Sunday, 29 May 2011

Who was this for?

Durham University has an amazing collection of resources on Sudan, probably the best in the world. The library has virtually every book published, there is the Sudan Archive and the Middle East Documentation Centre has a huge quantity of recent grey literature and government documents.

On a search for Dinka language material in the catalogue (of which there is quite a lot) I discovered a curious pamphlet from the Sudan Political Service…

It is called “Two Hundred Vital words” and it is crib of basic vocab in 11 Southern Sudanese languages;  Acholi, Bari, Dinka (Bor and Rek), Kresh, Lotuko, Madi, Moro, Nuer, Shilluk and Zande. It also has a key of the English words and a curious list of English words in phonetics (I’ll come back to this).

I first presumed it was issued to Sudan Political Service (SPS) officers and administrators – to help them with the local languages. But, after a bit more inspection, I was not so sure.

Some basic facts first, these words were selected by N.B Hunter. He was  in the education department of the SPS, serving in El Fasher (Darfur) and the Nuba Mountains before he took up is last position as Resident Inspector of Southern Education in Wau and Lalyo. His wife, Ysabel’s diaries and photos from their time in Sudan are in the Durham Archive The pamphlet was presented by a relative of JGS Macphail, who had a long career in the SPS, including serving as the District Commissioner of Upper Nile between 1933 and 1939. (He has also left his papers to the Sudan Archive in Durham).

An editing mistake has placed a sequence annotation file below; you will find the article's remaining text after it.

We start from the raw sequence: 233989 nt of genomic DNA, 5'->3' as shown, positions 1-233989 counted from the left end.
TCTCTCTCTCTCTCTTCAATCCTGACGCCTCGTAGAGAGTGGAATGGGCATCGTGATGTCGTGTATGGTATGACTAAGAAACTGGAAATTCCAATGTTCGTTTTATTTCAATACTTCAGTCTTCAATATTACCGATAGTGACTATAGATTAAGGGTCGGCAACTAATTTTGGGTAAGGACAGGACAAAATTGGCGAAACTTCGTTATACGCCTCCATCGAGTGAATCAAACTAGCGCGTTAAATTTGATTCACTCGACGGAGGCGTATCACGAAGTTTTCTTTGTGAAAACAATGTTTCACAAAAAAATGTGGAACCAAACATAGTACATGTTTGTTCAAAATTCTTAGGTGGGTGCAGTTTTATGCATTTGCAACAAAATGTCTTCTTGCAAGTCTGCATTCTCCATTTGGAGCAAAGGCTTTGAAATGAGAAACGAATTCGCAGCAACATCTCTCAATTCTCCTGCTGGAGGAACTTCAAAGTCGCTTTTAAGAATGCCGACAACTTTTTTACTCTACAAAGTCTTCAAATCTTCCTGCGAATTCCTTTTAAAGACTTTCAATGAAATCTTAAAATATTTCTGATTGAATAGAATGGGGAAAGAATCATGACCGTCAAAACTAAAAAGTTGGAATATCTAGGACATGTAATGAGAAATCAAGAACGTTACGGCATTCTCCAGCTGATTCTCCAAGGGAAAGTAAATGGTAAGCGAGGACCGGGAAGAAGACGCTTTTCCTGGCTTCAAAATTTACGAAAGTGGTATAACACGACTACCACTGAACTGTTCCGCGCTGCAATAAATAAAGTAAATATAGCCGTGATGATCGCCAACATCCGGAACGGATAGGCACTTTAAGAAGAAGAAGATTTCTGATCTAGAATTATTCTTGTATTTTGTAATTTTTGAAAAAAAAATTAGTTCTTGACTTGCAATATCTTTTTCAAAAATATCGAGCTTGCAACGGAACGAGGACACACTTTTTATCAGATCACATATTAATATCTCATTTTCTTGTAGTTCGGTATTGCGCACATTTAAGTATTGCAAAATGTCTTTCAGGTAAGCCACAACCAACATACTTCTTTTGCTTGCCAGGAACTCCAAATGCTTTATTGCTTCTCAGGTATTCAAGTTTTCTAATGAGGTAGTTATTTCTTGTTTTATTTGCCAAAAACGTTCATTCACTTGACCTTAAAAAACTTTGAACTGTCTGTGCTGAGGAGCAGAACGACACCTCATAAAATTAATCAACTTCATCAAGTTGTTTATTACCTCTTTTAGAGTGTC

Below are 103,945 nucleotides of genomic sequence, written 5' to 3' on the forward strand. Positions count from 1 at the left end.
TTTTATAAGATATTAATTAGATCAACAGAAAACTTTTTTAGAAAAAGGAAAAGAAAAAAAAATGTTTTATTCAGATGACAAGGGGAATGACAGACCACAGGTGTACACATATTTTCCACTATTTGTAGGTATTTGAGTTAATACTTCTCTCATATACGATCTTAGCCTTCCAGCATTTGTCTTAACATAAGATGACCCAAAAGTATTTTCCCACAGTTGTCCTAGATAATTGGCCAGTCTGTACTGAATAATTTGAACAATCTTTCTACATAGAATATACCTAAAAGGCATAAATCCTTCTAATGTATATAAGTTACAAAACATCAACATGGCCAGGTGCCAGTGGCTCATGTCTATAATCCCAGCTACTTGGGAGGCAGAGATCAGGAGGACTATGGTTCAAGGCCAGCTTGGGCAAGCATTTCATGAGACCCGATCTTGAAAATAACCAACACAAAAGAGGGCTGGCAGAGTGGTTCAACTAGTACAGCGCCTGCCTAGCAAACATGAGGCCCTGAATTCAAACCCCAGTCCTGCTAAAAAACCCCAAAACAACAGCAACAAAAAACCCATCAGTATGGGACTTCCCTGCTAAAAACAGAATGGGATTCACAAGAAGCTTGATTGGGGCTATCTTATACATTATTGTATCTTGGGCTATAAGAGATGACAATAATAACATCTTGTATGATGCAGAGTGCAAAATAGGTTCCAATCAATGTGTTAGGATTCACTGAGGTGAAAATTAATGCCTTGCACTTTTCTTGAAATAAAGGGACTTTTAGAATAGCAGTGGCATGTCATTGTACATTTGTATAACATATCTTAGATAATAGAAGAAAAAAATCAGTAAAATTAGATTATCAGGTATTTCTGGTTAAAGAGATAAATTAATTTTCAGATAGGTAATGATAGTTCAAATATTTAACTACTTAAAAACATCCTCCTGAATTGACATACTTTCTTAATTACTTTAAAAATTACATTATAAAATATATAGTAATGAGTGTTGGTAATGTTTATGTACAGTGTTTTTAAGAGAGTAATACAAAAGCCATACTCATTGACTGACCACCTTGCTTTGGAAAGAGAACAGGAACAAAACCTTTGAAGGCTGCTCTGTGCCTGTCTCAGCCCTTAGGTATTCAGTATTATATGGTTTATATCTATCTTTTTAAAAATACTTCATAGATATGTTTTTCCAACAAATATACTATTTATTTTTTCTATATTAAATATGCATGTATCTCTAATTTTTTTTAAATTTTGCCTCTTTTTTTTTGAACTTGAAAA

The pamphlet itself was published in 1931. This struck me as being rather early, only 2 years after the last patrol against Ariandit, the time when ‘pacification’ in Dinka areas is nominally counted as having given way to regular civil administration. 

The pamphlet is fun and quite useful if you are interested in languages in Southern Sudan. Hunter has attempted to give the same 200 words in each language.  Here is a snippet of the Nuer page

It is very interesting which words he was/was not able to find in the 11 languages. For example, word no. 30 was ‘rainmaker’, in Kresh and Shilluk, he found no word for rainmaker. In Dinka Bor he listed the word for rainmaker as “Tiet” but in Dinka Rek it is listed as “Beny Bith” (with a question mark). My understanding is the “Tiet” in Dinka Rek and Agar means a kind of technical specialist, quite different from Beny Bith, I am not sure what the meaning is in Dinka Bor. In any case, a better translation of Beny Bith is ‘master/chief of the fishing spear’ (Beny = master/chief, Bith = fishing spear). In Nuer, he is also uncertain of the word and offers a tentative “Kwäär” for rainmaker. There appears to have been no word for ‘banana’ in Dinka Rek, Madi, Moro, Nuer, Lotuko or Acholi (although this could have been due to a disinterest in bananas on Mr Hunters side).

The really curious thing about the pamphlet is a list of English words at the back which are spelt out phonetically. 

To me, this implies that the pamphlet could have been intended for someone who did not speak English, because why else would you need to be told how to pronounce English words? However, whoever this was intended for would need to be literate in order to read the words and understand their meaning. You would think that someone in Southern Sudan at this time (1931) who could read English, would also be able to speak English…it is a bit of a mystery. Was it meant for a clerk? An administrative assistant? A Northerner or a Southerner?